Thursday, March 17, 2016 2:54PM - 3:06PM |
V39.00003: Machine learning phases of matter Juan Carrasquilla, Miles Stoudenmire, Roger Melko We show how the technology that allows automatic teller machines read hand-written digits in cheques can be used to encode and recognize phases of matter and phase transitions in many-body systems. In particular, we analyze the (quasi-)order-disorder transitions in the classical Ising and XY models. Furthermore, we successfully use machine learning to study classical Z2 gauge theories that have important technological application in the coming wave of quantum information technologies and whose phase transitions have no conventional order parameter. [Preview Abstract] |
Thursday, March 17, 2016 3:06PM - 3:18PM |
V39.00004: Using chaos to model random symbols for improved unsupervised information processing SUMONA MUKHOPADHYAY, HENRY LEUNG We present theoretical analyses that may allow strengthening the connection between chaotic dynamical system and information processing. The analytical and empirical studies prove that computing with chaos and nonlinear characterization of information improves unsupervised information processing. Traditional supervised techniques for information retrieval from noisy environment achieve optimal performance. However, the need for training symbols is an inefficient strategy. We prove that with a chaotic generator as an information source, unsupervised performance is close to that of supervised with a white Gaussian stochastic process. Analytical results show that unsupervised technique using chaotic symbolic dynamics is equivalent to that of supervised when using random symbolic information. We conclude from the concepts of measure theory and ergodic theory, that random symbolic information can be modeled by a chaotic dynamical system via symbolic dynamics. We observe that the performance of unsupervised information retrieval is equivalent to that of supervised, when random symbolic information and a dynamical representation of it are used in conjunction. This fact enables to apply nonlinear dynamics to design improved communication systems. [Preview Abstract] |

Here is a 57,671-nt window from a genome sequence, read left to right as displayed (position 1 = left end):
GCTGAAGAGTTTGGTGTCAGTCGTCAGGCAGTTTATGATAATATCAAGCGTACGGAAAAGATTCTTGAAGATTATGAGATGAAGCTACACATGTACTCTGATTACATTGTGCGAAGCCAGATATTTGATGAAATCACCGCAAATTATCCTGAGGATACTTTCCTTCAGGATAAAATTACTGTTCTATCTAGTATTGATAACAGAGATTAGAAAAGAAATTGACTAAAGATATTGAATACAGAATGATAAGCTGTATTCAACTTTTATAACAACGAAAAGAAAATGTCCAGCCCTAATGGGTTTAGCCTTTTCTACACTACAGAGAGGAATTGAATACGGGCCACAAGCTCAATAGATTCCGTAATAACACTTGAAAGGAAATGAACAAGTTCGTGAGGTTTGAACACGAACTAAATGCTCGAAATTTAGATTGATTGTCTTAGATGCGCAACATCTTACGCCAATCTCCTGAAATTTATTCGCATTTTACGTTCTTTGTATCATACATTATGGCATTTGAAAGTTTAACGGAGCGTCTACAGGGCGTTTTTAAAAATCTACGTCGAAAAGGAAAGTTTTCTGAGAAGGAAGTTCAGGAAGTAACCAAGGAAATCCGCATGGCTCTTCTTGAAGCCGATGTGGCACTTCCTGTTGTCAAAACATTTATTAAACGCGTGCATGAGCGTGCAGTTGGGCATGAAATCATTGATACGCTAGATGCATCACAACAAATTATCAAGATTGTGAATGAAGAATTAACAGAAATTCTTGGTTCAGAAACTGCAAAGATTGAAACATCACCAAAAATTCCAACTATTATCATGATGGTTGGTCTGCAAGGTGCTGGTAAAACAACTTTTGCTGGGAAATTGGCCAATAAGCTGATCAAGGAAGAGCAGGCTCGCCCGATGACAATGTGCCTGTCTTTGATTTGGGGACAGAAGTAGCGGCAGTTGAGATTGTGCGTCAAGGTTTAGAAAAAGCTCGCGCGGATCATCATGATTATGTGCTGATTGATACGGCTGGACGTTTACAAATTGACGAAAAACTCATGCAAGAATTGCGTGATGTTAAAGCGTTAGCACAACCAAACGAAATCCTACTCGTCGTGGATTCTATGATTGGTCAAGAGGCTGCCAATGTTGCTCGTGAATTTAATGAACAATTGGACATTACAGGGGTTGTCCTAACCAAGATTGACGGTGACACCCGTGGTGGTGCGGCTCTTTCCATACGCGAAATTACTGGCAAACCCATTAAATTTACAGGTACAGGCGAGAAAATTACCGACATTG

Thursday, March 17, 2016 3:18PM - 3:30PM |
V39.00005: Anatomy of a Spin: The Information-Theoretic Structure of Classical Spin Systems Ryan James, Vikram Vijayaraghavan, James Crutchfield Collective organization in matter plays a significant role in its expressed physical properties. Typically, it is detected via an order parameter, appropriately defined for a given system's observed emergent patterns. Recent developments in information theory suggest how to quantify collective organization in a system- and phenomenon-agnostic way: decompose the system's thermodynamic entropy density into a localized entropy, that solely contained in the dynamics at a single location, and a bound entropy, that stored in space as domains, clusters, excitations, or other emergent structures. We compute this decomposition and related quantities explicitly for the nearest-neighbor Ising model on the 1D chain, the Bethe lattice with coordination number k = 3, and the 2D square lattice, illustrating its generality and the functional insights it gives near and away from phase transitions. In particular, we consider the roles that different spin motifs play (cluster bulk, cluster edges, and the like) and how these affect the dependencies between spins. [Preview Abstract] |